Sports Writer Buck Harvey Shares Writing Tips with Students

Buck Harvey

Buck Harvey

Each March, the Charles Dickens Chapter of Saint Mary’s Hall in San Antonio, TX, hosts its Annual Speaker Tea, featuring esteemed novelists, journalists, bloggers, and presidential speech writers. Each of these individuals attended Saint Mary’s Hall or has some connection to the school, either through a spouse or child. To mark the Tea’s fifth anniversary, the Charles Dickens Chapter invited critically acclaimed journalist Buck Harvey, who officially retired from his role as a sports writer this year.

A local Texan, Harvey grew up in Dallas and attended the University of Texas at Austin to pursue an undergraduate degree in journalism. As a student, he was the editor of the university newspaper, eventually working with the Boston Herald and the Dallas Times Herald. After moving to San Antonio in 1982, he began working at the San Antonio Light and his daughter, Robin, started school at Saint Mary’s Hall a few years later. During his career, Harvey has covered the Dallas Cowboys, Houston Texans, Texas Longhorns, and Texas A&M Aggies, along with other Texas collegiate teams. In his thirty-four years of impressive journalism, he also has covered the Masters, the Olympics, multiple Final Fours, and numerous Super Bowl Championships. According to our discussions with him, his favorite stories that he covered were the expansive careers of Tim Duncan and David Robinson (not to forget the five Spurs NBA championships he reported!).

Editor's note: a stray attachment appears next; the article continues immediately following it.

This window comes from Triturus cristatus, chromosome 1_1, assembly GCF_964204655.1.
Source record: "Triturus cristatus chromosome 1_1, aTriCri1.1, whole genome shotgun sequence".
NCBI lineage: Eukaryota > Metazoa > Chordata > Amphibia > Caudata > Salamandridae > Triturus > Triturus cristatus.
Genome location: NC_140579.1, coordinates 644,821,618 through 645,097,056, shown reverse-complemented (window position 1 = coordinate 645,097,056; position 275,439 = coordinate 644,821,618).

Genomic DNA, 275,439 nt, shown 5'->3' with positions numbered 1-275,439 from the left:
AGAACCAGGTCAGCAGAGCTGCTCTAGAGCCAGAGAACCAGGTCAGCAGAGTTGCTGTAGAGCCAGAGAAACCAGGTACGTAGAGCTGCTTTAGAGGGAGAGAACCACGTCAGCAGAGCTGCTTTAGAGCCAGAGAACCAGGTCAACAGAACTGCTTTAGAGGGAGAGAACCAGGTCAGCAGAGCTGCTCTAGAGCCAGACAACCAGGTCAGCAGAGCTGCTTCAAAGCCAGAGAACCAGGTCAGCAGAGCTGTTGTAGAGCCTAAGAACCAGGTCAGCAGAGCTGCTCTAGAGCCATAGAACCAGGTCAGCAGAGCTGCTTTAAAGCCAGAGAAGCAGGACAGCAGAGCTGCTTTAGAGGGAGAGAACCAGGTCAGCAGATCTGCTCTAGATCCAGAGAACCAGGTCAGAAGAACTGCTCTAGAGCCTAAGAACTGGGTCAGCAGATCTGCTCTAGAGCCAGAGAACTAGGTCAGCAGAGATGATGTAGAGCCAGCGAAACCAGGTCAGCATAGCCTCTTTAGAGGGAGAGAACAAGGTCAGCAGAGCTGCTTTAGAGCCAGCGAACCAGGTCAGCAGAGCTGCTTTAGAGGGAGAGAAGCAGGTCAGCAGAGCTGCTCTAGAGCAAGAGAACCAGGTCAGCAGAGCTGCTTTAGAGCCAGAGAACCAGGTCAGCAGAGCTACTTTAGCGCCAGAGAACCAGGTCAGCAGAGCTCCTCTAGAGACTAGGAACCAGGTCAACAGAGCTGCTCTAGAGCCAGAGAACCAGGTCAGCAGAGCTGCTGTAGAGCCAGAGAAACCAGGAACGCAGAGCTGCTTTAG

Buck Harvey

Harvey, Lena Brysacz, and NEHS Chapter Vice-President Prerna Pamar

It was truly an honor to have Harvey present at our Tea. His interesting perspective on the importance of writing has led many students to consider majoring in journalism in college. He also gave interesting insight on the new prevalence of fake news and the effects of technology on his career. We wish Buck Harvey the best in retirement and thank him for his wonderful career in San Antonio.


Lena Brysacz
Charles Dickens Chapter, Chapter President
Saint Mary’s Hall, San Antonio, TX